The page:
Although the philosopher Carl du Prel was arguably the most popular German-language theorist of the unconscious mind immediately preceding Sigmund Freud, his work has received remarkably little attention in histories of the mind sciences. Revered by artists such as Rilke and Kandinsky, du Prel was read by psychologists like William James, Frederic W. H. Myers, Carl Gustav Jung and Freud, who referred to the philosopher in ‘The Interpretation of Dreams’ as “that brilliant mystic”. Taken up and advanced by Frederic W. H. Myers and Edmund Gurney in England, du Prel’s integrative psychological research programme became a competing brand of German physiological psychology and significantly informed the psychological methodologies of William James in the US and Théodore Flournoy in Switzerland. Sketching the formation and reception of du Prel’s ideas, this talk will reconstruct the hardening of epistemological and methodological boundaries of German experimental psychology, partly in response to his radical research programme. Through a discussion of the cultural and political backdrop of late-nineteenth century German science, it also hopes to shed light on factors for the curious neglect of du Prel and his ideas in conventional histories of psychology.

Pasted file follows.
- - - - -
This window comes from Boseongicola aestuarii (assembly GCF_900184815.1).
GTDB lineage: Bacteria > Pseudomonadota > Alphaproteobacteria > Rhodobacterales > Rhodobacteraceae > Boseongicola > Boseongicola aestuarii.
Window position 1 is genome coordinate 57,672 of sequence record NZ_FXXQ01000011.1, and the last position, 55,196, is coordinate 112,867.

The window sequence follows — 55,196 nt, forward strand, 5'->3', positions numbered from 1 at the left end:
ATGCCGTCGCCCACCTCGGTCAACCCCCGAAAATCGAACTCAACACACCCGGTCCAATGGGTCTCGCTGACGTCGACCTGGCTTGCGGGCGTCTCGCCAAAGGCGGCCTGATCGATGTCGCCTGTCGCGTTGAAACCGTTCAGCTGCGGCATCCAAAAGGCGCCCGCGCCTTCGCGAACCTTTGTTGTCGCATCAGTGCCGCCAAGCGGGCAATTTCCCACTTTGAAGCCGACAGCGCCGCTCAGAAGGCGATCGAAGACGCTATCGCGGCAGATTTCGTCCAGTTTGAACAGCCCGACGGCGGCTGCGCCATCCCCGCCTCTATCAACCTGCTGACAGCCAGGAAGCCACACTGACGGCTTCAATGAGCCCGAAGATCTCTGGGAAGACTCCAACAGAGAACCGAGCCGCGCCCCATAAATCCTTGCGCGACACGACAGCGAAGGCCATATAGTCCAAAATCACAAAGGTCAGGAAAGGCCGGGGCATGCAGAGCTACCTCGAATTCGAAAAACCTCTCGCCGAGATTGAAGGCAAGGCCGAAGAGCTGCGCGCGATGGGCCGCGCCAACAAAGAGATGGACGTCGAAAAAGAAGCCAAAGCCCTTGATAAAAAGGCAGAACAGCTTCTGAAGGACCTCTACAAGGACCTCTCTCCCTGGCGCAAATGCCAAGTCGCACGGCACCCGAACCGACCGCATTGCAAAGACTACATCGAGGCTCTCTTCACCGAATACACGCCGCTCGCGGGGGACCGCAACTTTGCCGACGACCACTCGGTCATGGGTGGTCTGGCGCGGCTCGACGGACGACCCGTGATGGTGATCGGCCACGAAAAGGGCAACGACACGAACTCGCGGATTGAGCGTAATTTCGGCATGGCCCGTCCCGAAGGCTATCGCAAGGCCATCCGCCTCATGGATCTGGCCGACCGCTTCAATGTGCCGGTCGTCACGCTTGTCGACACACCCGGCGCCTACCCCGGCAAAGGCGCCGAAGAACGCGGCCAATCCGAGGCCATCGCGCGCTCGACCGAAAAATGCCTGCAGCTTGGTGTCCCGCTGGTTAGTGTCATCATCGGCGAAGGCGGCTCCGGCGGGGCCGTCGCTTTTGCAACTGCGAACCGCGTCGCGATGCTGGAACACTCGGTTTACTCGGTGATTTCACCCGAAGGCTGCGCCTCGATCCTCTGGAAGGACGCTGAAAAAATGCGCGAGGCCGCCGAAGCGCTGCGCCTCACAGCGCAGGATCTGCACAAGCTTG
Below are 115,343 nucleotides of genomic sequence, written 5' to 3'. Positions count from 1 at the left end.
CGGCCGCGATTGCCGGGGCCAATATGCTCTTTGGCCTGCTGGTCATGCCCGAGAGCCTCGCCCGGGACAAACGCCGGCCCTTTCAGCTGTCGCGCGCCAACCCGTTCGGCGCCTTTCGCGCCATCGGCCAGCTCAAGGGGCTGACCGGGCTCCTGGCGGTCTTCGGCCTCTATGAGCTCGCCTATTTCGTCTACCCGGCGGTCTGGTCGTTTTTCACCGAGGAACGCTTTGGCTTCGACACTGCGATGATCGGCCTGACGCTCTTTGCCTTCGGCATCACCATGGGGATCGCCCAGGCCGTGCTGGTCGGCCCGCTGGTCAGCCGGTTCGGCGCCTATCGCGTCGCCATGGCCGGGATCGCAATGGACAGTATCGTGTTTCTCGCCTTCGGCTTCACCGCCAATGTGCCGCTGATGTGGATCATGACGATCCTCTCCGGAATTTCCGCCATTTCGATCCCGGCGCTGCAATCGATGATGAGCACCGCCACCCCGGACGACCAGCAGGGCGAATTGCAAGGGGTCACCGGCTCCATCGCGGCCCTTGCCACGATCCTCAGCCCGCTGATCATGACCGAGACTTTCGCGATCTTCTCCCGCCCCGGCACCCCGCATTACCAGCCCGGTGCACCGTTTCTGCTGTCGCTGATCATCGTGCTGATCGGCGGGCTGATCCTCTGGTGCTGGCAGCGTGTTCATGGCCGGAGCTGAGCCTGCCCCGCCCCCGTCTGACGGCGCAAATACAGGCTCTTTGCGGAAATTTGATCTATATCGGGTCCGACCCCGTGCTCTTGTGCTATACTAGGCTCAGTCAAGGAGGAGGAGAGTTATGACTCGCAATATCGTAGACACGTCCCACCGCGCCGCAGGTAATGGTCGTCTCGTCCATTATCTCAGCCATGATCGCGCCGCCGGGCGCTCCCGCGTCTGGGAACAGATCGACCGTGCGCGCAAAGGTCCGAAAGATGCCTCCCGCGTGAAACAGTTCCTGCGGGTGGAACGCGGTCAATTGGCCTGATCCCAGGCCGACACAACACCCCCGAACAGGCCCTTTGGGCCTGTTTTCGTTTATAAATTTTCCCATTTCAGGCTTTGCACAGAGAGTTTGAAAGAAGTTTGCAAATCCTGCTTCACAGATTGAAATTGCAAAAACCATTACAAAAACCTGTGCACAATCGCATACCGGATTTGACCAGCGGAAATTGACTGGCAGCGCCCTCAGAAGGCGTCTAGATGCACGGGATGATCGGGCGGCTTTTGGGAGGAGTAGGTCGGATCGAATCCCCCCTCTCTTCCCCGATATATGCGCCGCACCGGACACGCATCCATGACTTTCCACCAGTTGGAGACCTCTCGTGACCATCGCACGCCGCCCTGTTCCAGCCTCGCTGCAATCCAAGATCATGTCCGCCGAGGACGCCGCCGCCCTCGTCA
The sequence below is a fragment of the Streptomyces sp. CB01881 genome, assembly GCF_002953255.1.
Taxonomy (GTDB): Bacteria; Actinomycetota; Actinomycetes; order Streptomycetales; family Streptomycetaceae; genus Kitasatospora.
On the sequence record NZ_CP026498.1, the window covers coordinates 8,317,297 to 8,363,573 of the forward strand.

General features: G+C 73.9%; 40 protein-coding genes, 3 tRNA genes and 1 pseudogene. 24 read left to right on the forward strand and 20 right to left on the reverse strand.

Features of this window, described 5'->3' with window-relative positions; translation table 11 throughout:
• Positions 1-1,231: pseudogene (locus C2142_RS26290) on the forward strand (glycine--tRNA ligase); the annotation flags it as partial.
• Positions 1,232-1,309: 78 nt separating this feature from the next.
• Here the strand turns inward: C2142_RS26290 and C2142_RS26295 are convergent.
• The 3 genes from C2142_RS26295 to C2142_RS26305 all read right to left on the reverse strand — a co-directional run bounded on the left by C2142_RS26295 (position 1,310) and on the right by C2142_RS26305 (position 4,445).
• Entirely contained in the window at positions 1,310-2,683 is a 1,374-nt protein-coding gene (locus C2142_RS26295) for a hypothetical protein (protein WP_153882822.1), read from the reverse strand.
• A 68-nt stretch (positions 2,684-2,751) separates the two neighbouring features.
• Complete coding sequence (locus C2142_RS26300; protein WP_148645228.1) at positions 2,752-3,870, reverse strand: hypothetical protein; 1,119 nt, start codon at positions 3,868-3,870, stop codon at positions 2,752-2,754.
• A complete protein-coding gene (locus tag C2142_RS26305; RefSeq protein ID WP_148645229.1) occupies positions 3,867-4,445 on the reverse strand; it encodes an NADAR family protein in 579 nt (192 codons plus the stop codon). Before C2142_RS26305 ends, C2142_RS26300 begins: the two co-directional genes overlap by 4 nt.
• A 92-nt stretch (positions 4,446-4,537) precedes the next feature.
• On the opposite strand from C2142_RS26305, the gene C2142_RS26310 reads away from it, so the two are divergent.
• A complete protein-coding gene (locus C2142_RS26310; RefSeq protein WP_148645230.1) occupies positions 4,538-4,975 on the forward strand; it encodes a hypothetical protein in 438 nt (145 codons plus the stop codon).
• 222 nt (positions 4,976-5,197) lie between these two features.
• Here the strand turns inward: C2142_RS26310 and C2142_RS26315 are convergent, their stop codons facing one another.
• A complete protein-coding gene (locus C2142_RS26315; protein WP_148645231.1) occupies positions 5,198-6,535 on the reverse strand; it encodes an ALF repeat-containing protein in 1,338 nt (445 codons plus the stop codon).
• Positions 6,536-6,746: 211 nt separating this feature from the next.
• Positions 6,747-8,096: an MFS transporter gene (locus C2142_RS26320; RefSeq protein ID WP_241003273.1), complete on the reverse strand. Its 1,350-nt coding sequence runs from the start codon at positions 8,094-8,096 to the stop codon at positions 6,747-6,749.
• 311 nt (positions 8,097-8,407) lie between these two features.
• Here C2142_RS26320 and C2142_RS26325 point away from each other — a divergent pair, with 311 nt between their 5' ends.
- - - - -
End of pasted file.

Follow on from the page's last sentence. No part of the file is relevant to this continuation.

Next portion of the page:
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Nov. 11th Talk, BPS History of Psychological Disciplines Seminar Series

The British Psychological Society’History of Psychology Centre, in conjunction with UCL’s Centre for the History of the Psychological Disciplines, has organized the BPS History of Psychological Disciplines Seminar Series. On Monday, November 11th University College London professor Sushrut Jadhav (right) will be speaking on “Seminal Matters: Historical Erasures and Category Errors Concerning Semen Regulation.” Full seminar details follow below.

British Psychological Society History of Psychological Disciplines Seminar Series
Sponsored by the British Psychological Society. Open to the public.

Organiser: Professor Sonu Shamdasani (UCL)

Monday 11th November
Seminal Matters: Historical Erasures and Category Errors Concerning Semen Regulation

Dr. Sushrut Jadhav (UCL)
This seminar is in two parts:

The first part will present evidence to argue that the history of semen related disorders, currently classified as an unique and exotic mental condition amongst South Asians, is deeply flawed as it erases a significant body of western literature. As a result, the phenomena of semen loss is classified it as a South Asian Culture Bound Mental Disorder in the International Classification of Diseases (F48.8, ICD-10).